A Dictionary of Basic Japanese Sentence Patterns is a fundamental learning tool for all students of the Japanese language, whether they be unblemished beginners or scarred veterans. With both types of struggling student, as well as for all the gradations that fall in between, there is a strong tendency, in the heat of battle, to lose sight of the essential nature of the Japanese sentence. It is for just such people that this dictionary has been created, to help them keep their eyes fixed firmly on the target and not be led astray.
The dictionary contains fifty of the most fundamental Japanese sentence patterns as well as sixty-nine variations. This number covers all the patterns that are needed for levels 3 and 4 of the Japanese Language Proficiency Test. Each pattern and variation is clearly defined by a formula given in Japanese, romanization, and English. Each is exemplified by sample sentences (both in single sentences and in dialogues), and each is represented in both polite and informal usage.
By means of this approach, the essential nature of the Japanese sentence is clarified, and once that has been done, the many patterns and variations fall easily into place. The simple, undisguised truth is that there are only three types of sentence in Japanese, and all of the convolutions and complications that distract and bemuse the student are nothing more than modifications of these three fundamental types. The study of the Japanese sentence need not be as difficult as it is seems.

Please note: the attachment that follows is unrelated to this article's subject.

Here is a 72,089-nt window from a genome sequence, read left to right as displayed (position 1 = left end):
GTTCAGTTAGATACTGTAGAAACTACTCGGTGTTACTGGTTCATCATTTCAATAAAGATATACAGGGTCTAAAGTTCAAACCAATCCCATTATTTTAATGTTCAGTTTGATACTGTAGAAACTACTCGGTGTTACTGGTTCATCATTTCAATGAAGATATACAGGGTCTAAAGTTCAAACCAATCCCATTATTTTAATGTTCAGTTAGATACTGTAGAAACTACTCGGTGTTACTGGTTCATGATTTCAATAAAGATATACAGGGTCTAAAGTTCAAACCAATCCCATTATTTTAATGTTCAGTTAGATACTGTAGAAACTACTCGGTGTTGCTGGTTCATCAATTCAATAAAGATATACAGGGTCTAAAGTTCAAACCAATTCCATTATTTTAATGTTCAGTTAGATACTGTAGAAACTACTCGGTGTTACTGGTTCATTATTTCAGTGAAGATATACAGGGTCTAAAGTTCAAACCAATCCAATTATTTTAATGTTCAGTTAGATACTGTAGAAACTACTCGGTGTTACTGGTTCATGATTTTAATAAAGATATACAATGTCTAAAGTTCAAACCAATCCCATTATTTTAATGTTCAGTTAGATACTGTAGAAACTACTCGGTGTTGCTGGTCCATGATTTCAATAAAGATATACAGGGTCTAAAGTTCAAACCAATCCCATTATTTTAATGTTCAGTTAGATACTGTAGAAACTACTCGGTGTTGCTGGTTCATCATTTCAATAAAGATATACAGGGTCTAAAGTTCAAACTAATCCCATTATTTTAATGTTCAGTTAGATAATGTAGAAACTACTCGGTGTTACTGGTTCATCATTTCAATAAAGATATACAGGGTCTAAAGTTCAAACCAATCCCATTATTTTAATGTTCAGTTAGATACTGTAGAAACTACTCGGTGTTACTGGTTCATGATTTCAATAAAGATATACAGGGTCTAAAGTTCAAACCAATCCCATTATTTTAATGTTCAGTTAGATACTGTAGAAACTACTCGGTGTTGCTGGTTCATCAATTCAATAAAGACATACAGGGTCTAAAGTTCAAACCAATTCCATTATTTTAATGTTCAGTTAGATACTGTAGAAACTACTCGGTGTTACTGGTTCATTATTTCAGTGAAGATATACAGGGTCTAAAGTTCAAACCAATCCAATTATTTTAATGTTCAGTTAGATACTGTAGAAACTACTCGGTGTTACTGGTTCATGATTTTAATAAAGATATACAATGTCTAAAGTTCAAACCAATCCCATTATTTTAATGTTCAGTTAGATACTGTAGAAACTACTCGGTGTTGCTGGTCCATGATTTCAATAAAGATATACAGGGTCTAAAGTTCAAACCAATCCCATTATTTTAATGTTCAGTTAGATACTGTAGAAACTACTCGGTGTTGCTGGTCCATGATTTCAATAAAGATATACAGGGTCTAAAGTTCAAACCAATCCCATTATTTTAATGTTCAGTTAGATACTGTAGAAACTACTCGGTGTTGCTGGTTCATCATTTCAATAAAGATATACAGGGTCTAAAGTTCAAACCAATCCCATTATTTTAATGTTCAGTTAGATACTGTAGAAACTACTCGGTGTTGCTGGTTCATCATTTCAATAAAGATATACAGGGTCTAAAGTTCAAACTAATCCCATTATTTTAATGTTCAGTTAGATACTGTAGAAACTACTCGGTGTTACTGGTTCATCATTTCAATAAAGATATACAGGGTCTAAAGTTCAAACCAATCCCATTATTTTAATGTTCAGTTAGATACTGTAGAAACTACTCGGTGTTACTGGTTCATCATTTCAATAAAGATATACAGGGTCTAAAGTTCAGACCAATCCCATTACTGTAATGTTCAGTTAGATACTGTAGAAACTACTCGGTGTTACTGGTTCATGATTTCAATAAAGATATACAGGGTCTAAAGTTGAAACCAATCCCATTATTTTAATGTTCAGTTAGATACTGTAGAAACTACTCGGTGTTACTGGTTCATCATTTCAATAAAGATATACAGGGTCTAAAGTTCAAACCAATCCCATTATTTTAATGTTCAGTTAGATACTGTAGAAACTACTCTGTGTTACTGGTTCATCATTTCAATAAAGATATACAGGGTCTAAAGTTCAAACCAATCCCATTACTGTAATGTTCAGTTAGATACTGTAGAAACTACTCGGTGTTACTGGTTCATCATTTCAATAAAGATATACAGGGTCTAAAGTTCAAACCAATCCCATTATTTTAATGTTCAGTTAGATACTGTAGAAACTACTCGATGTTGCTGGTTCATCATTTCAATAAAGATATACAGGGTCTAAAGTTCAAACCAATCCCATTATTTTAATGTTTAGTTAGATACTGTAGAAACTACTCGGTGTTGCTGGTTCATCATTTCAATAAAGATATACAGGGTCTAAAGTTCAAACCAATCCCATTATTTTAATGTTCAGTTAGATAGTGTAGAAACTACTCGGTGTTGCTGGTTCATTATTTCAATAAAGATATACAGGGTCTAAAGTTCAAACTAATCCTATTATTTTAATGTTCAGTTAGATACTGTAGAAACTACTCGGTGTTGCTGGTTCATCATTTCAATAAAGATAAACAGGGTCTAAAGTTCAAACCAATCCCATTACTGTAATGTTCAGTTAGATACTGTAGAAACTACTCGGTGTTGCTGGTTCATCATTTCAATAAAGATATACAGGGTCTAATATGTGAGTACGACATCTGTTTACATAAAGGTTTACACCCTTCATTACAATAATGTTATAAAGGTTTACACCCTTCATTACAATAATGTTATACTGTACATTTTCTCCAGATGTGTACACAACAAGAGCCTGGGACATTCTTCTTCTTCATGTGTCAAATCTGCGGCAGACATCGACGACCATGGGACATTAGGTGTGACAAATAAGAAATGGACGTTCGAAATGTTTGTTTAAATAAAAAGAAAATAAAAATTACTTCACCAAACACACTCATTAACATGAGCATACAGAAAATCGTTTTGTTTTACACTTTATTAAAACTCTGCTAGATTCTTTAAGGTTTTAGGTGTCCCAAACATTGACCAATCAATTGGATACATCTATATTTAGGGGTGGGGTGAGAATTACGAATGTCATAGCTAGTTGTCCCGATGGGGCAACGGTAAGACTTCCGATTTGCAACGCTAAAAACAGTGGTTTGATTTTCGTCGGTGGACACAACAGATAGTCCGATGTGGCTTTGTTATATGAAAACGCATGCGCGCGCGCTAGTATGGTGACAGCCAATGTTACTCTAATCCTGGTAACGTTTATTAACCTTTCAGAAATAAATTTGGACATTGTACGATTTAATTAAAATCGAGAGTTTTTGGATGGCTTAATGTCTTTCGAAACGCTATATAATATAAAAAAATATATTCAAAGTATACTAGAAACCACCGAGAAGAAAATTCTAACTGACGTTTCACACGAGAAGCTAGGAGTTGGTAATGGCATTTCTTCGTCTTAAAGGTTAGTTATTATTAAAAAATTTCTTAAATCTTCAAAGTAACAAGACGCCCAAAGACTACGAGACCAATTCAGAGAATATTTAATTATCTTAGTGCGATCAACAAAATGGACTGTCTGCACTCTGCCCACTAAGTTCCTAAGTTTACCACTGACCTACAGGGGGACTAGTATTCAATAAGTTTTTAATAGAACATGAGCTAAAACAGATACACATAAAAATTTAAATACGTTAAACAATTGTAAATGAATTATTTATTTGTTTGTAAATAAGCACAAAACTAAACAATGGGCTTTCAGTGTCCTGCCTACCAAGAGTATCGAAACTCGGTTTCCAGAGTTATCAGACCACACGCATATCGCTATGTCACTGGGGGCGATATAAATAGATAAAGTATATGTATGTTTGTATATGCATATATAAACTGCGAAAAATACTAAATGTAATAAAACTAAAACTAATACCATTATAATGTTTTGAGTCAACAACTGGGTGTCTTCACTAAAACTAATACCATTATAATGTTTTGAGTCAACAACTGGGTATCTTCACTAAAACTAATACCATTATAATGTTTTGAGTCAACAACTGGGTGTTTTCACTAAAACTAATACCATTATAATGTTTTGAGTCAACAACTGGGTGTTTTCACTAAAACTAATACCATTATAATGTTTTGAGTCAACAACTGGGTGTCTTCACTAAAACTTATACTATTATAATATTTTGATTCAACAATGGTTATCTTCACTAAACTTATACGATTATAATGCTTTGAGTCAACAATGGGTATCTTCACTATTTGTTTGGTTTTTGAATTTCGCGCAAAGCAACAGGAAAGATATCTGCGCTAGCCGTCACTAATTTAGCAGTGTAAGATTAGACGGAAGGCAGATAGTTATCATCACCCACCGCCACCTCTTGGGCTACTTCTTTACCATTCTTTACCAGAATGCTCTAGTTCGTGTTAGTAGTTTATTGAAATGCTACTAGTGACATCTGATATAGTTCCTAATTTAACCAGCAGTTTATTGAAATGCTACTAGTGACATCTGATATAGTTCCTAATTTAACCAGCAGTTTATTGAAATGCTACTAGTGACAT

A Dictionary of Basic Japanese Sentence Patterns may be used as a reference book to look up individual patterns for the purpose of learning, confirming, or reapproaching them, or it may be used as a textbook to be read from beginning to end, providing an overview of the Japanese sentence while buttressing the student's grasp of individual patterns.
Naoko Chino, the author of the best-selling All about Particles and Japanese Verbs at a Glance, has again presented one of the more forbidding aspects of the language in a way that is both approachable and eminently comprehensible.
Main Features – Fifty of the Most Common Basic Patterns – Sixty-nine Variations of the Basic Patterns – Formulas Delineating Basic Pattern Structure – Definitions of Terms Used in the Formulas – Polite Example Sentences and Dialogues – Informal Example Sentences and Dialogues – Commentary on Individual Usages – All the Basic Patterns Needed for Levels 3 & 4 of the Japanese Language Proficiency Test
About the Author
NAOKO CHINO is a lecturer at Sophia University, Tokyo, and the author of All About Particles and Japanese Verbs at a Glance.